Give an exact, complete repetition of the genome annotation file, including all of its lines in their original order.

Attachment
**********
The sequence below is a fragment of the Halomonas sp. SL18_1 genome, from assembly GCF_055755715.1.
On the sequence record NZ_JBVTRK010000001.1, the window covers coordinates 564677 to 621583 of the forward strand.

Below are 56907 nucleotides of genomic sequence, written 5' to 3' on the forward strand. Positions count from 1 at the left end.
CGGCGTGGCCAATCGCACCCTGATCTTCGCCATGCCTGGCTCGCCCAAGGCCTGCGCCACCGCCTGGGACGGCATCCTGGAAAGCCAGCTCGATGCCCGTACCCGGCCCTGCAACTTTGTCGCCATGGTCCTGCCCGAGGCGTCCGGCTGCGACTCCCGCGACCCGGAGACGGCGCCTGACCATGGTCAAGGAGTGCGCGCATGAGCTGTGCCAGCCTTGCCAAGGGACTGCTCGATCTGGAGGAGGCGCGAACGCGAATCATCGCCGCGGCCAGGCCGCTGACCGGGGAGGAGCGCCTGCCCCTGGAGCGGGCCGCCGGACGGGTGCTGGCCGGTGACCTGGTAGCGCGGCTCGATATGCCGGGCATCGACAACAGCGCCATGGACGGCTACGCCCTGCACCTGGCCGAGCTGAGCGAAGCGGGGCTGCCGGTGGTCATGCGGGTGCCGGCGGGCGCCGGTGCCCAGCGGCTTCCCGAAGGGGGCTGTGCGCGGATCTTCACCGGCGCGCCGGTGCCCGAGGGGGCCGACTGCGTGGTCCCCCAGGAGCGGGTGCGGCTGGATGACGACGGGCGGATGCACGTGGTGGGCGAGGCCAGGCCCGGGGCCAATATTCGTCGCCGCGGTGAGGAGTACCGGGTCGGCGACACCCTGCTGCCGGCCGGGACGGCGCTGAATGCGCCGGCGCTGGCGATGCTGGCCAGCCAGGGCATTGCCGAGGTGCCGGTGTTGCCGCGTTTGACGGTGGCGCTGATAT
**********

The sequence below is a fragment of the Halomonas sp. SL18_1 genome, from assembly GCF_055755715.1.
On the sequence record NZ_JBVTRK010000001.1, the window covers coordinates 564677 to 621583 of the forward strand.

Below are 56907 nucleotides of genomic sequence, written 5' to 3' on the forward strand. Positions count from 1 at the left end.
CGGCGTGGCCAATCGCACCCTGATCTTCGCCATGCCTGGCTCGCCCAAGGCCTGCGCCACCGCCTGGGACGGCATCCTGGAAAGCCAGCTCGATGCCCGTACCCGGCCCTGCAACTTTGTCGCCATGGTCCTGCCCGAGGCGTCCGGCTGCGACTCCCGCGACCCGGAGACGGCGCCTGACCATGGTCAAGGAGTGCGCGCATGAGCTGTGCCAGCCTTGCCAAGGGACTGCTCGATCTGGAGGAGGCGCGAACGCGAATCATCGCCGCGGCCAGGCCGCTGACCGGGGAGGAGCGCCTGCCCCTGGAGCGGGCCGCCGGACGGGTGCTGGCCGGTGACCTGGTAGCGCGGCTCGATATGCCGGGCATCGACAACAGCGCCATGGACGGCTACGCCCTGCACCTGGCCGAGCTGAGCGAAGCGGGGCTGCCGGTGGTCATGCGGGTGCCGGCGGGCGCCGGTGCCCAGCGGCTTCCCGAAGGGGGCTGTGCGCGGATCTTCACCGGCGCGCCGGTGCCCGAGGGGGCCGACTGCGTGGTCCCCCAGGAGCGGGTGCGGCTGGATGACGACGGGCGGATGCACGTGGTGGGCGAGGCCAGGCCCGGGGCCAATATTCGTCGCCGCGGTGAGGAGTACCGGGTCGGCGACACCCTGCTGCCGGCCGGGACGGCGCTGAATGCGCCGGCGCTGGCGATGCTGGCCAGCCAGGGCATTGCCGAGGTGCCGGTGTTGCCGCGTTTGACGGTGGCGCTGATAT